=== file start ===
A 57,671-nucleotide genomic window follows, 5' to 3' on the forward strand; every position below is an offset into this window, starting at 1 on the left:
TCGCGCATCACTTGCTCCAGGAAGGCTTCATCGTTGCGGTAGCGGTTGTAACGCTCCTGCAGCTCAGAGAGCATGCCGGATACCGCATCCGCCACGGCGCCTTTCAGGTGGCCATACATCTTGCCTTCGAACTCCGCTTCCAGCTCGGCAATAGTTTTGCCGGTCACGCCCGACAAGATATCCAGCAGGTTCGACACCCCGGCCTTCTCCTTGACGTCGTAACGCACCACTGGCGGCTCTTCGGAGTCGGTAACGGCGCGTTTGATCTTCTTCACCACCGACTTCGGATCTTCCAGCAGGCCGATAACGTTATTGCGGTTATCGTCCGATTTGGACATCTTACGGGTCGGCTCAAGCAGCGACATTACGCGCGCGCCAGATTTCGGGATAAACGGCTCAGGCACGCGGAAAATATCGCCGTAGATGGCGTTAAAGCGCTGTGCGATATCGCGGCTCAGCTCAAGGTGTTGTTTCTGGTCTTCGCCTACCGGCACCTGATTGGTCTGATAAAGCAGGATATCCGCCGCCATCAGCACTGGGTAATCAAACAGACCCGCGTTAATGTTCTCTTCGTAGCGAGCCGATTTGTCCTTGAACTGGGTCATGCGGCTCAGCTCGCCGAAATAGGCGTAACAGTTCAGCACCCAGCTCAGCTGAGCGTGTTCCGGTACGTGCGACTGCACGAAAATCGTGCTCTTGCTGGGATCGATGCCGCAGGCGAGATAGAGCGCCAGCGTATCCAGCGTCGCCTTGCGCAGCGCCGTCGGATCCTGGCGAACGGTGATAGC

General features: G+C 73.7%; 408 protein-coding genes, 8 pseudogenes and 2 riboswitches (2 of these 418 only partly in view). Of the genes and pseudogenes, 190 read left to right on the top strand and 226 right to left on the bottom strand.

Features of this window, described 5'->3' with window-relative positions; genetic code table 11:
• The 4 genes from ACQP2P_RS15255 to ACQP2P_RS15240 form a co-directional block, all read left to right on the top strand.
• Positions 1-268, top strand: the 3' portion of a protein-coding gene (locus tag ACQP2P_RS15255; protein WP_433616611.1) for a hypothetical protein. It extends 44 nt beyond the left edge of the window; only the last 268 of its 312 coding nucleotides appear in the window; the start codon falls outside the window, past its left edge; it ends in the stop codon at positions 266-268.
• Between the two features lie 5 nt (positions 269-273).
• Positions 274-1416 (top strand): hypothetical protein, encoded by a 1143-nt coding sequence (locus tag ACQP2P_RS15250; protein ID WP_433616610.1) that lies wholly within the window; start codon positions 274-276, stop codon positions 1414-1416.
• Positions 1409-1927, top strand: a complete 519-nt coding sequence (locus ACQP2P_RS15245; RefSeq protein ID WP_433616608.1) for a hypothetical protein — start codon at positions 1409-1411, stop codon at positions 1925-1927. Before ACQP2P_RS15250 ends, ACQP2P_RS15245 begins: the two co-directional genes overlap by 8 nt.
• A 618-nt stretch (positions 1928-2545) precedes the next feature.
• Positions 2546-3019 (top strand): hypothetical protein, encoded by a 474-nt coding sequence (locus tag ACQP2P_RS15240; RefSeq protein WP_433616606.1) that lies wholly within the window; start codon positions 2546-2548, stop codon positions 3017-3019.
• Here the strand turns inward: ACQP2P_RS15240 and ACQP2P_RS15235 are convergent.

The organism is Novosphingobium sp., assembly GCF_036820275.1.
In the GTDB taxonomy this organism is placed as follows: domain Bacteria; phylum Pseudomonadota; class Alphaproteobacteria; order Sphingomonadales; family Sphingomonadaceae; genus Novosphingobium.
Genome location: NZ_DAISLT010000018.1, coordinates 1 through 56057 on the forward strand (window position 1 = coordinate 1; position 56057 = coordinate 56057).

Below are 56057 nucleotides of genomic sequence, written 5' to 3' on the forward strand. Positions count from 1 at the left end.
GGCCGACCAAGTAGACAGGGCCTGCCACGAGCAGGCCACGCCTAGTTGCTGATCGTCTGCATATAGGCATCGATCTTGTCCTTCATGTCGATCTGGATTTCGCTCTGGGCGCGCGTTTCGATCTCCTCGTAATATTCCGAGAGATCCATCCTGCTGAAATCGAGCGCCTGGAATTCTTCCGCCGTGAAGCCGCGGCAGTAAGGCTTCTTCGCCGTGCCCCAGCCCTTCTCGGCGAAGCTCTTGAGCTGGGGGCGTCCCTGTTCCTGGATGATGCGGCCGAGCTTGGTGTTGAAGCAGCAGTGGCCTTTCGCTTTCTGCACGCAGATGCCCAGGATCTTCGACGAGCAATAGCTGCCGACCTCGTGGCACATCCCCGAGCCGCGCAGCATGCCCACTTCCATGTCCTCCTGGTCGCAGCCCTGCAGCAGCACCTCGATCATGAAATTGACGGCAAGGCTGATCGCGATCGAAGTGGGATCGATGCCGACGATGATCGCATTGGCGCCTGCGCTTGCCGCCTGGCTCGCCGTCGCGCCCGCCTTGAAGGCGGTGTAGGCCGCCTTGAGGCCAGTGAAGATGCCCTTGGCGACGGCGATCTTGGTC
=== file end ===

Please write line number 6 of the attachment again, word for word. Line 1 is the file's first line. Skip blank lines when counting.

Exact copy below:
• Positions 1-268, top strand: the 3' portion of a protein-coding gene (locus tag ACQP2P_RS15255; protein WP_433616611.1) for a hypothetical protein. It extends 44 nt beyond the left edge of the window; only the last 268 of its 312 coding nucleotides appear in the window; the start codon falls outside the window, past its left edge; it ends in the stop codon at positions 266-268.